For years an interesting and somewhat perplexing relationship has formed between the two most unlikely of partners, Hollywood and British royalty. In a market that demands dramatic heroes, flashy special effects, and self-made heroes, where do all these films about characters born into a life of luxury find an audience?
Maybe it is the notion that American audiences might find a pleasurable escape into a world that is full of beautiful clothing and a political system we were once a part of. It could also provide an interesting view into a world where one person’s actions can determine the course of an entire country; especially considering America’s current political stalemate that makes it harder and harder for an individual to feel like their actions matter.
However, this can also cause a film to be alienating and hard to relate to. Who cares if the King cannot find love? He’s the King!
The King’s Speech is this year’s version of the political period piece and it faces all these questions and more, as it completely relies on an audience investing their emotions on the personal struggle of King George VI of England.
Is The King’s Speech able to make the British royalty relatable and emotionally satisfying? Or, like Great Britain, is the political period piece an island America has long since seperated itself from?
Colin Firth portrays Prince Albert, the second son of King George V, who happens to have a very particular problem. We meet Albert at a time when, as the film smartly points out, the role of a politician is evolving, with the popularization of radio, from a distant ruler to that of an actor.
The Prince is ordered by his father to address the entire nation by radio for the first time. He seems nervous and hesitant to even open his mouth, as he cautiously shuffles up to microphone in front of a monumental crowd at Wembley Stadium. As soon as he begins to speak it is made immediately apparent why.
The Prince has an incredible stutter.
It can be hard to believe that money and power can’t make someone happy. Surely with all those resources at one’s command happiness should be easily attainable. The strongest aspect of The King’s Speech is how thoroughly that idea is turned on its head. In Prince Albert’s case, one small flaw comes to define his entire life, crippling him beyond belief.
After several failed attempts to cure himself of his stammer, Albert’s wife Elizabeth (Helena Bonham Carter) seeks out Lionel Logue (Geoffrey Rush), a quirky and unconventional Australian speech therapist living in London.
Logue is brash, confident, and lives to perform. The pairing of Logue and Prince Albert couldn’t make for an odder couple, and the film takes full advantage of this strange partnership to full comedic and dramatic effect.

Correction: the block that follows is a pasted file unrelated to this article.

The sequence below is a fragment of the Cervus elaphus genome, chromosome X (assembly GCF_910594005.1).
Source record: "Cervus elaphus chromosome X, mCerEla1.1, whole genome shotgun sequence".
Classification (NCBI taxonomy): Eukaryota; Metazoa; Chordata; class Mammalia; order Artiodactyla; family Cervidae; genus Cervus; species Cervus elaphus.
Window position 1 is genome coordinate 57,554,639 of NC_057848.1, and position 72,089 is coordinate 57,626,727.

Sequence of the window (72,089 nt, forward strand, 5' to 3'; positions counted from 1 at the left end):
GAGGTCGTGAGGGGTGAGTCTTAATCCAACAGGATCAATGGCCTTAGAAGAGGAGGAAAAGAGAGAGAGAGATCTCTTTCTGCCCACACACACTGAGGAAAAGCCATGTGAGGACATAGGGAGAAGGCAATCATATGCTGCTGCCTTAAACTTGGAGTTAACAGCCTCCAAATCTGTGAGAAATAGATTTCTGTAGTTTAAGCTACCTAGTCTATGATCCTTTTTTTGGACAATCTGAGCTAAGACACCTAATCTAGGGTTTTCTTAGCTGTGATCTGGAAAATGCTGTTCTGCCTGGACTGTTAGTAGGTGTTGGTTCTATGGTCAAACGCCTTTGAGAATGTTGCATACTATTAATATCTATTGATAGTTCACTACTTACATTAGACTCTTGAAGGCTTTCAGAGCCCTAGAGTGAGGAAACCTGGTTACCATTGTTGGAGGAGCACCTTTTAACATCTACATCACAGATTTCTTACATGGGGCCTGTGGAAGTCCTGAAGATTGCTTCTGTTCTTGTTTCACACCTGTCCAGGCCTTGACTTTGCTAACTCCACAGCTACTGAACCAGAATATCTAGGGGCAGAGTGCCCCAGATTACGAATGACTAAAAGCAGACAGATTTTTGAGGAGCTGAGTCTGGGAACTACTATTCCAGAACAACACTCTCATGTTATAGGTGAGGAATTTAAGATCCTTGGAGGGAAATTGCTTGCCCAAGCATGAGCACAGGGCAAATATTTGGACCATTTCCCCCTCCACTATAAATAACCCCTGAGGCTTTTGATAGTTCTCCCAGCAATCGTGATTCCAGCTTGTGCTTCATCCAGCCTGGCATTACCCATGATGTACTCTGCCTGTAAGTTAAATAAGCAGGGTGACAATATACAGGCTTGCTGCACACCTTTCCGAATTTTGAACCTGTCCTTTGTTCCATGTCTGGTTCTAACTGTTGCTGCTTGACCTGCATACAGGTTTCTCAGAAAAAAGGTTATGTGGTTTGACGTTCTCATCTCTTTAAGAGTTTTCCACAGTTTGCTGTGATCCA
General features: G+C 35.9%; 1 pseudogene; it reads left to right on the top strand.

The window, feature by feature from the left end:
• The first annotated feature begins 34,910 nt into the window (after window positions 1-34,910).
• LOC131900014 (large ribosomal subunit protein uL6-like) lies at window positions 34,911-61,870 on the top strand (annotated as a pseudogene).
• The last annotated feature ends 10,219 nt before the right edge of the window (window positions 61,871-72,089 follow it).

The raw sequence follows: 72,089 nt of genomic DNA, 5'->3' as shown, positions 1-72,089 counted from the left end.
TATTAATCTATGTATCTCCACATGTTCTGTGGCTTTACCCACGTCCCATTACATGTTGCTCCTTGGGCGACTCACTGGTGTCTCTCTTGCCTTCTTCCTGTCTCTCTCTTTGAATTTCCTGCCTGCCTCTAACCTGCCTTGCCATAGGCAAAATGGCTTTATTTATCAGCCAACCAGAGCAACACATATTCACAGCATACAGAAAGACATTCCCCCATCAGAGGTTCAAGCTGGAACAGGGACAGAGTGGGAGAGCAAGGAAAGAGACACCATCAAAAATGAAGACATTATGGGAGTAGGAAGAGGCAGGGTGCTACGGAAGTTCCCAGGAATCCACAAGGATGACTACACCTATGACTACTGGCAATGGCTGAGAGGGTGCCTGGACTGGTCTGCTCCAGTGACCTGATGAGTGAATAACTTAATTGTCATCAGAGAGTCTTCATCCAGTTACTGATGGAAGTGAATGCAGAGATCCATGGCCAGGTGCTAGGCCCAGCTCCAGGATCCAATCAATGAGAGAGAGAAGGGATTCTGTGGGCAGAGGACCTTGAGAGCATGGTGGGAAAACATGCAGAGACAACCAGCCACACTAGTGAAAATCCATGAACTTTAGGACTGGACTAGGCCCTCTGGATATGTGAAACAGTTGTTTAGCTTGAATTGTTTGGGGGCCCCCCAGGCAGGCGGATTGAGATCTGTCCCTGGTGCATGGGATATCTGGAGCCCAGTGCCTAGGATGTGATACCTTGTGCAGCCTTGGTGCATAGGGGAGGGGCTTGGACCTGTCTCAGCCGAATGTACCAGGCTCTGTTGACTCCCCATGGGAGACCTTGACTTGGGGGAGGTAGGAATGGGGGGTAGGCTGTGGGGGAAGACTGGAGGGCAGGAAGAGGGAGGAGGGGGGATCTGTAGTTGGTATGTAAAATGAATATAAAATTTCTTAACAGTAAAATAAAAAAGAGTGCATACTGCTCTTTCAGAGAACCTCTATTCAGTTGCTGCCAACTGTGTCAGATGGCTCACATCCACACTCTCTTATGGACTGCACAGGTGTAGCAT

When Prince Albert’s father passes away and his brother abdicates the throne, Albert is thrust into the position of King. War is looming on the horizon with Germany as Nazi forces slowly threaten to overtake the rest of Europe.
Britain is looking for a strong leader to usher them to war with Germany, and it is up to Albert to deliver the three-page declaration of war with Germany over a radio broadcast.
The rest of the film follows the ups and downs of Albert and Logue’s relationship as they prepare for Albert to deliver a speech that may just come to define Great Britain’s character in World War II.
The King’s Speech could have very easily been an unengaging story about the King having to go through the difficult process of speech therapy lessons. Instead, it is a tremendous character piece and odd couple comedy, that does its best to avoid actual speech therapy lessons.
Most of the credit for The King's Speech's success is due to the amazing performances of the film's inspired cast. Colin Firth’s depiction of Albert is so incredibly natural, balanced, and human that it’s hard to even consider that he might be acting.
His attention to detail and conviction in portraying Albert’s stutter is unquestionably brilliant. Not a single convulsion or tick feels forced or acted, its almost as if Colin has had a stutter all along.
Geoffrey Rush is also perfect as his unconventional therapist Lionel Logue. Rush’s confidence fills the screen. While Albert comments about how bad his verbal timing is, Rush’s couldn’t be stronger. Every line he delivers is better than the last; many of them providing incredible laughs that are well deserved and constructed.
The scenes between the two are incredibly witty and full of depth thanks to screenwriter David Seidler. Seidler was born to write this script, having lived his life with a stutter and looking to Albert as his childhood role model.
Director Tom Hooper, (HBO’s John Adams), has crafted an incredibly handsome film with The King’s Speech. The way he shoots the film is surprisingly diverse, from long moving shots to oddly composed shots that leave the characters hugging the edges of the frame.
These strange images help the audience get into the mindset of Albert as he struggles with his terrible stutter. They can be a bit disconcerting but this is all intentional. This also helps The King’s Speech avoid becoming like a stage play and turns it into a unique film-going experience.
The King’s Speech manages to become an emotionally compelling film that breaks down the standard barriers that films about royalty are straddled with. Instead it focuses on how a man with so much power can be made to feel so powerless by a small personal defect. Albert’s struggle to overcome and define his own place in history is comedic, emotional, and best of all masterfully simple.
Dan Gvozden is a local filmmaker and teacher in Severna Park, MD.